"Sunday night... the great Tabernacle was closed, the lights turned out, the record[ing] machines stopped, the doors locked, and another historic conference became history. It will have been lost motion—a waste of time, energy, and money—if its messages are not heeded. In the [several] two-hour sessions… , truths were taught, doctrines expounded, exhortations given, enough to save the whole world from all its ills—and I mean from ALL its ills. A rather complete education in eternal verities was given to millions with a great hope that there were ‘ears a’hearing and eyes a’seeing and hearts a’throbing,’ convinced of truth. …
“I hope you young people all heard the messages of the ages delivered. There will be other conferences every six months. I hope you will get your copy of the [Ensign] and underline the pertinent thoughts and keep it with you for continual reference. No text or volume outside the standard works of the Church should have such a prominent place on your personal library shelves—not for their rhetorical excellence or eloquence of delivery, but for the concepts which point the way to eternal life.”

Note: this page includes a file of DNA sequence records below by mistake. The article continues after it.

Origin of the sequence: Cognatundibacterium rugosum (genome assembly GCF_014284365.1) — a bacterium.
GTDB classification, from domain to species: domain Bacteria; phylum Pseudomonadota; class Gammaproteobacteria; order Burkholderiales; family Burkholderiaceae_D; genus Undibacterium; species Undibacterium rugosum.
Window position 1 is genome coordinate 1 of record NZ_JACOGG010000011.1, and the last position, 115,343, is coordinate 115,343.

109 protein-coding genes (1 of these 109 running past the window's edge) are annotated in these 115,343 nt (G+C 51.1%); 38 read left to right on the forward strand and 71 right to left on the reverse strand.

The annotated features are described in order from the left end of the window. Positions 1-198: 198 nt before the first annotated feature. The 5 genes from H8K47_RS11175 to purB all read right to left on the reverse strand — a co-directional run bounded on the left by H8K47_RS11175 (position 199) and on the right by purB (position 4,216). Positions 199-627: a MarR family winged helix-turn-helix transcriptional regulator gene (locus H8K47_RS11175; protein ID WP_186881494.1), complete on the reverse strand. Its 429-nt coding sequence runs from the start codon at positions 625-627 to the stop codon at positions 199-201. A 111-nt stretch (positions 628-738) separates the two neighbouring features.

- Spencer W. Kimball, "In the World but Not of It," BYU Devotional, May 14, 1968, pp. 2–3
President Kimball spoke in general conference meetings for over four decades, and must have pondered the impact of his efforts through the years. These observations at a BYU devotional are thought-provoking. Of what benefit is all of the cost and effort to present a conference, if we don't heed the messages? Great truths are taught, doctrines are expounded, and guidance provided "enough to save the whole world from all its ills—and I mean from ALL its ills" if the counsel is only heeded.
I loved President Kimball's longing that there would be "ears a’hearing and eyes a’seeing and hearts a’throbing" in response to conference.
We are remarkably blessed now, that with modern technology, we can almost instantly access conference talks right after the conference occurs. We can view the transcripts online, listen to the audio or watch video, download to personal devices, etc. It's easier than ever to have access to the talks; but will we truly study, ponder, and heed?